In the 1970’s, Angela Mao Ying carved out her own unique place in the martial arts film marketplace as a woman who could stand alongside its male heroes. She was lovely to look at but never traded upon her femininity, charismatic in a subtle way and equally comfortable working as a solo star or in an ensemble. Hapkido is a solid example of her skills at work, showing her bringing her own quiet style of star power to a familiar set of martial arts flick elements.
Hapkido is built on one of the most time-tested martial arts film premises, the “school vs. school” plot. Mao Ying plays Yu Ying, a Chinese student of the titular Korean martial art, who has to leave her Korean training place during the 1930’s after fighting with the Japanese soldiers occupying the country. Along with two fellow students/fighters – the calm Kao Chang (Carter Wong) and the hotheaded Fan Wei (Sammo Hung) – they return to China to form a Hapkido school and peacefully spread their martial arts skills amongst the populace.
Unfortunately, China is suffering the same problems as Korea with Japanese forces occupying the land. In Yu Ying’s case, her new school is immediately under threat from the Black Bear Dojo, whose Japanese acolytes bully the locals. Fan Wei is the first to engage with the Dojo’s fighters, spurring a series of brawls that escalate into fierce, blood-spattered death matches. Since the Dojo’s partisans refuse to give ground or let up, it’s inevitable that the Hapkido students will be put to a life-or-death test of their skills.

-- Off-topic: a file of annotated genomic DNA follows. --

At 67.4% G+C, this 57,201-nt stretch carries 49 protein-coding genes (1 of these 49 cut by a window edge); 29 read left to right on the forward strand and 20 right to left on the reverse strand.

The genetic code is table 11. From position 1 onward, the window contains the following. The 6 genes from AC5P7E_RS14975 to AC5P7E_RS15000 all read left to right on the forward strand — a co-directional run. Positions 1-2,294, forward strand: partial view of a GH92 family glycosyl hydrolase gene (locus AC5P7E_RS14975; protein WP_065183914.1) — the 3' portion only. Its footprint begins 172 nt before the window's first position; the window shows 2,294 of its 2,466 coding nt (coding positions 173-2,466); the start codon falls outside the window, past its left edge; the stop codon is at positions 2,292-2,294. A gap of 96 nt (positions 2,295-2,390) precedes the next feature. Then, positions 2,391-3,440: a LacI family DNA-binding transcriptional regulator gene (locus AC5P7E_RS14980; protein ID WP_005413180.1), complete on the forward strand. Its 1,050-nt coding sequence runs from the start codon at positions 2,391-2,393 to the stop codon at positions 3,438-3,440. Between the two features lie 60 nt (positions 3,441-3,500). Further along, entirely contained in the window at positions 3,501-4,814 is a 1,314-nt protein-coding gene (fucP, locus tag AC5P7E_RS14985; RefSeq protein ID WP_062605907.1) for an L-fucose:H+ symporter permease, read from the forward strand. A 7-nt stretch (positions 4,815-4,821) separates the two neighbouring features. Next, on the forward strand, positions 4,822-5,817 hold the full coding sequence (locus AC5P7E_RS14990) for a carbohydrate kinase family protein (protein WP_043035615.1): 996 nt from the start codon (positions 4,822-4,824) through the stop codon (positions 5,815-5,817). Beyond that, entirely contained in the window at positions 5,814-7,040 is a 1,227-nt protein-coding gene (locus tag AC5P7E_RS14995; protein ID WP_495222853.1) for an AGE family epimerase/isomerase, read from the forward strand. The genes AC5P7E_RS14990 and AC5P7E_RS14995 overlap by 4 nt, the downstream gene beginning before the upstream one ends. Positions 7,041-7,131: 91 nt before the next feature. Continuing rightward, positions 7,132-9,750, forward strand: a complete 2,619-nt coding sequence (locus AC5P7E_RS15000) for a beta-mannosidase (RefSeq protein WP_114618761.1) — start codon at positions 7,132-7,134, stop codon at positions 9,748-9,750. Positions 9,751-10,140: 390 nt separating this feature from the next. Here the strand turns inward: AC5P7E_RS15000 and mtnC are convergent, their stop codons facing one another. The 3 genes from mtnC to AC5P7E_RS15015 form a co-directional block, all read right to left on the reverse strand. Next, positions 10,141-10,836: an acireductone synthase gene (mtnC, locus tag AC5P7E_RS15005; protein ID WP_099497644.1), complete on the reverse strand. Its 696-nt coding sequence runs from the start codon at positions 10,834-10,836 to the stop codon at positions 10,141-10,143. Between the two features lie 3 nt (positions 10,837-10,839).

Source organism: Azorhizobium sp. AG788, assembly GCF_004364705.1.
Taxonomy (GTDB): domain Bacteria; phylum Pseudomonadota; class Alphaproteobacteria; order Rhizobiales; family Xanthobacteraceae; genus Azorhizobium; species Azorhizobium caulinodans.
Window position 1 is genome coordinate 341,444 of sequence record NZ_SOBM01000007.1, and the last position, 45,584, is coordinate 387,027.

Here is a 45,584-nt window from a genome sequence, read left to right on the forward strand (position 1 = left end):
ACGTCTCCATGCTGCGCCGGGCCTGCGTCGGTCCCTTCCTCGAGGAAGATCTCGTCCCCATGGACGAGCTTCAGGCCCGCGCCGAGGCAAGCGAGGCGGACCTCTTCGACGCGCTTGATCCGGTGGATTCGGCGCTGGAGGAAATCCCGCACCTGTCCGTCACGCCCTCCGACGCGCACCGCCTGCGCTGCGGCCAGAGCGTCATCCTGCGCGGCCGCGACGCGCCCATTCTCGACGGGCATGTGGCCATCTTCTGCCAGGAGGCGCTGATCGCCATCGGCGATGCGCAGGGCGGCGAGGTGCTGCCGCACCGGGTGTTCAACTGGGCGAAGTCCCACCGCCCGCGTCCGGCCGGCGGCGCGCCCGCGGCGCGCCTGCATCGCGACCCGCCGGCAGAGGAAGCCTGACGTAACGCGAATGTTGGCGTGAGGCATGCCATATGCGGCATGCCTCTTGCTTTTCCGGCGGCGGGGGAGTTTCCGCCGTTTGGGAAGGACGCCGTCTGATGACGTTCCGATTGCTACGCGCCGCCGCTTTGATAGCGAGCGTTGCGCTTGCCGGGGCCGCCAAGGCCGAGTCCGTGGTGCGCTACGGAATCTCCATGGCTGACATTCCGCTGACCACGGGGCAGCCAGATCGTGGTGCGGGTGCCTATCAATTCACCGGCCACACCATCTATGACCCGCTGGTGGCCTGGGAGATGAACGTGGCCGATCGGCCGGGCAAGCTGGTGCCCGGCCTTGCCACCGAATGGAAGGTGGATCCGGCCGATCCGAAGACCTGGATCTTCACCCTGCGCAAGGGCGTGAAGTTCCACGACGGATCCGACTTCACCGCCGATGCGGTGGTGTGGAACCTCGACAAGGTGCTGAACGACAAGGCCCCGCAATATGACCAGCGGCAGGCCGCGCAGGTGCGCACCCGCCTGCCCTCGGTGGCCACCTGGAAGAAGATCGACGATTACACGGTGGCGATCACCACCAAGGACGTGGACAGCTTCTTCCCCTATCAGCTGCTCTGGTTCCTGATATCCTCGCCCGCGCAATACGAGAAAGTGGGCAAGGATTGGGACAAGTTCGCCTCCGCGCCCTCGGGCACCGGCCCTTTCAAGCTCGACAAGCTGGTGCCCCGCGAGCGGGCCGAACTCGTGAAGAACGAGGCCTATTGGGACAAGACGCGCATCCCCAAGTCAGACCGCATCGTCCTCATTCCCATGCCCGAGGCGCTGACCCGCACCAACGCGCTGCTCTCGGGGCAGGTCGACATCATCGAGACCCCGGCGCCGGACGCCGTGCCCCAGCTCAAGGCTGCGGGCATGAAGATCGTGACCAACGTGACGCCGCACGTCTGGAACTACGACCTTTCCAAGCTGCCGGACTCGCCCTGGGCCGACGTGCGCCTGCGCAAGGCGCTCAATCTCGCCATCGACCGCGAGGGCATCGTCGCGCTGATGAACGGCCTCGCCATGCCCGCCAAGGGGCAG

Simply put, Hapkido is an old-school, brawl-intensive potboiler of a martial arts film – and a very effective one. The script is simplistic in its plotting and characterizations (the Japanese characters are all sadistic brutes) but it masterfully manipulates the audience’s sympathies in favor of the heroes and works up their bloodlust for a slam-bang third act. Its main objective is facilitating a string of ever more intense fights, including several one-vs.-many showdowns, and the result is a well-calibrated fight showcase.
Director Huang Feng worked often with Mao Ying during her ’70s heyday and he provides a strong showcase for her and her co-stars in Hapkido: Hung gets to dominate the early part of the film with a few showcase brawls, Wong gets an elaborate and quite dramatic brawl near the midpoint and Mao Ying gets to display her skills in a string of memorable to-the-death fights during the film’s final third. He handles the fights with a stylish yet subtle approach, holding back on the visual gimmicks to allow the choreography to dominate. He also makes effective use of some unusual settings, the best being a fight in an open-air market.
Finally, the film’s trio of stars do an excellent job. Hung is an obvious scene-stealer as the brawler of the group and the film makes the most of his rough-and-tumble charisma while Wong makes an intriguing opposite as a calm, deferential “quiet type” who can emote in a very subtle way when the film’s melodrama angle requires it. Mao Ying blends the best of both of her co-stars styles: she often underplays to build suspense but is capable of shooting an intense glare that says more than a mouthful of dialogue. She performs like a champ in her big fight scenes, particularly a paint-the-dojo-red finale designed to end things on an appropriately breathless note.
In short, Hapkido is a fun, fight-driven martial arts programmer and a swell showcase for Mao Ying that allows her to share the narrative weight with a few worthy co-stars. If you go for old-school martial arts flicks, this a perfect Saturday night choice.